Travel.State.Gov > Intercountry Adoption > Adoption Process > How to Adopt > Medical Examination
Children adopted from abroad come from diverse cultural backgrounds and living conditions. For this reason, prospective adoptive families should request a comprehensive medical evaluation of their adoptive child and be aware of the unique medical, nutritional, environmental, and psychological issues such children may face. NOTE: The medical examination required by the Department of State for the child's immigrant visa is NOT a comprehensive evaluation.
All immigrants, including adopted children, undergo a physical examination by a doctor who has been approved by the Department of State. The U.S. Embassy or Consulate can provide a list of such physicians, called "panel physicians," within the foreign country.
The medical examination focuses primarily on detecting certain serious infectious or contagious diseases, or medical disabilities that may be a basis for visa ineligibility. It consists of a brief physical exam and a medical history. A chest X-ray for tuberculosis and blood test for syphilis are required for immigrants 15 years of age and older.
Per CDC’s new technical instructions, panel physicians are required to screen children for tuberculosis using an Interferon Gamma Release Assay (IGRA) test – in lieu of a Tuberculin Skin Test (TST) – for children between the ages of two and 14 living in countries with a WHO-estimated TB incidence rate of 20 per 100,000 or greater, if there is an FDA-approved IGRA test licensed for use in that country. WHO-estimated TB incidence rates for each country are located on WHO’s website: http://www.who.int/tb/country/data/profiles/en/.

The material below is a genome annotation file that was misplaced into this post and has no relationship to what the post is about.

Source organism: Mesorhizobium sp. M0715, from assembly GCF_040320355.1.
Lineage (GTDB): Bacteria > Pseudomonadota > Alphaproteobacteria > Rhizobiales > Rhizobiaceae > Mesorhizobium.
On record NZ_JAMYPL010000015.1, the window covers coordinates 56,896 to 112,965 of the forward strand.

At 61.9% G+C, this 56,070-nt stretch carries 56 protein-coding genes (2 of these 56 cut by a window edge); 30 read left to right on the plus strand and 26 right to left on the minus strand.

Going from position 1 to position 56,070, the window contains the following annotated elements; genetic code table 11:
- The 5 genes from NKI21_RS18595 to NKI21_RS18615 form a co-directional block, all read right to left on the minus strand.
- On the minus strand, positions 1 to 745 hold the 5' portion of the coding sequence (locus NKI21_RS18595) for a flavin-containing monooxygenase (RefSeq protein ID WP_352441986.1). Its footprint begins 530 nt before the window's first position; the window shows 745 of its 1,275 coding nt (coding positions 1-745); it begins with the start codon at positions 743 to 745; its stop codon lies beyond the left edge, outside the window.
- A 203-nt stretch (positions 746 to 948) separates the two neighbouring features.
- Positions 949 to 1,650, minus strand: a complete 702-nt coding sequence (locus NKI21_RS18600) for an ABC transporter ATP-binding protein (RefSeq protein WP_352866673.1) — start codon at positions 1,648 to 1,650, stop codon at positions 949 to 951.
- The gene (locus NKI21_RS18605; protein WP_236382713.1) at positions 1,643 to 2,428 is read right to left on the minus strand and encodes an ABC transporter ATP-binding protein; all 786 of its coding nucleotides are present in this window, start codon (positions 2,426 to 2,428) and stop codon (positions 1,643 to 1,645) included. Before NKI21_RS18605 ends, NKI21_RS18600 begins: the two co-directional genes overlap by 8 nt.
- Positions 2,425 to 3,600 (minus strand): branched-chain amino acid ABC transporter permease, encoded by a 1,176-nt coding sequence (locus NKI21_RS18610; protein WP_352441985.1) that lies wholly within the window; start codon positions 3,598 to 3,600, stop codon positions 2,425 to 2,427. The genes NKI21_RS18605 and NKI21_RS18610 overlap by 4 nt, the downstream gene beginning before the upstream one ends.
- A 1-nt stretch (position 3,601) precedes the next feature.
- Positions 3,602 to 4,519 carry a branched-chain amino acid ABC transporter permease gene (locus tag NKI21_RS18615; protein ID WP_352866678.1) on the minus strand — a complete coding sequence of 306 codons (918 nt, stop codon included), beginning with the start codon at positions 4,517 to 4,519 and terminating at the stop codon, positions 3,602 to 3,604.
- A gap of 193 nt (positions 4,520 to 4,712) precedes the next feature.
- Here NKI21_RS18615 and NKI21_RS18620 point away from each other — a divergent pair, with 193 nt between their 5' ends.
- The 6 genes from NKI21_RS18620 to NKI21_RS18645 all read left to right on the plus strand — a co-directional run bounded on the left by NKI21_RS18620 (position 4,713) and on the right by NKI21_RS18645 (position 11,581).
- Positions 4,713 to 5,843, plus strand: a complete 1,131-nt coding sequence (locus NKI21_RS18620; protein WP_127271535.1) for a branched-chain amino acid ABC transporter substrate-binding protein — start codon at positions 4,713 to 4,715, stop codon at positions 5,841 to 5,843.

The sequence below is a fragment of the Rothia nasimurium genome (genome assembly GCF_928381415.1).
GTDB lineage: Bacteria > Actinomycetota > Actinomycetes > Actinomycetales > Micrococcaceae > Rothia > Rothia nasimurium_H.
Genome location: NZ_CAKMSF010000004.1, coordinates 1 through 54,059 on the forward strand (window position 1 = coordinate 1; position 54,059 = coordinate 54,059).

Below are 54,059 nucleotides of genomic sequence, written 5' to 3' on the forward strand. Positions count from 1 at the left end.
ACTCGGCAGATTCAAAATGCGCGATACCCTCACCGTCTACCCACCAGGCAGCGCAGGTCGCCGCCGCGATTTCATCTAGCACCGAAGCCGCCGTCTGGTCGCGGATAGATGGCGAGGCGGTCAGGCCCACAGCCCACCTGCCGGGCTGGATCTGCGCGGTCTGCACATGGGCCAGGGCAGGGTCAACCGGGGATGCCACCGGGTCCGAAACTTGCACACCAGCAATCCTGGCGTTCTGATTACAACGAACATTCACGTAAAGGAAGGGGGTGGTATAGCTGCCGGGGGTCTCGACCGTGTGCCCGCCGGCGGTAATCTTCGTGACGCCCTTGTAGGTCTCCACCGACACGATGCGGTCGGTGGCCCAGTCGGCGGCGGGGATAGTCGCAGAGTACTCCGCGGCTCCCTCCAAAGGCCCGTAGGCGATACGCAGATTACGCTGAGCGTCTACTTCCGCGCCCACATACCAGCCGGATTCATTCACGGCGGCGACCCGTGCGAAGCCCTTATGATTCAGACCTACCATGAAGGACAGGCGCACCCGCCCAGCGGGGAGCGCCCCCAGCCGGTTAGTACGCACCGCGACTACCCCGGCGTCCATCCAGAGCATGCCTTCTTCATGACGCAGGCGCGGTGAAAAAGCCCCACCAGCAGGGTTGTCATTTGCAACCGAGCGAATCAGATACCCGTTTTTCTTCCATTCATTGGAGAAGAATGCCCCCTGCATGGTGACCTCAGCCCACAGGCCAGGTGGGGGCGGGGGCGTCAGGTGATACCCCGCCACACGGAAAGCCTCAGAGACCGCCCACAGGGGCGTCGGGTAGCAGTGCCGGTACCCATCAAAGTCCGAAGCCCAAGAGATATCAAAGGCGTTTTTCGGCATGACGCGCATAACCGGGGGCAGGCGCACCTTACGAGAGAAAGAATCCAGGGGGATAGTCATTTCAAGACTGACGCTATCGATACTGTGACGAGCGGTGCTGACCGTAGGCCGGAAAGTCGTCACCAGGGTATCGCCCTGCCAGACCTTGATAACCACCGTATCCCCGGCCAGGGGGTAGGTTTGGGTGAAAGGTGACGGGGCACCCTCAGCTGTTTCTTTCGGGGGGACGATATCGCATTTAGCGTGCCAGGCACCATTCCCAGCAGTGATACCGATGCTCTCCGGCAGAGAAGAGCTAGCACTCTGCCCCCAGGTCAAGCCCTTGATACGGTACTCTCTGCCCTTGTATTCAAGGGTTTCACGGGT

If the panel physician or the consular officer learns that the child has a serious condition or disability that affects visa eligibility, the parents will be notified. The consular officer will also confirm that the parents are aware of any medical or developmental conditions noted by the panel physician. If a child is found to have any of these illnesses or disabilities (generally referred to as "ineligibilities"), he or she may still receive a visa after the illness has been successfully treated, or after U.S. Citizenship and Immigration Services (USCIS) approves a waiver of the ineligibility, if available.
Prospective adoptive parents should not rely on this medical examination to detect all possible medical conditions and may wish to arrange an additional private medical examination if they have concerns about the child's health. The scope of the panel physician's medical examination is, by law, limited; its purpose is to enable the U.S. Government to identify persons with serious infectious or contagious diseases. It is not designed to evaluate the child's overall health, provide medical care for the child, or give adequate information on the child's short-term and long-term medical needs.
See the Department of State's Office of Visa Services web pages for more information and frequently asked questions on the medical exam. The Centers for Disease Control and Prevention (CDC) also offers adoptive parents valuable information on follow-up medical examinations, screening for infectious diseases, and vaccinations.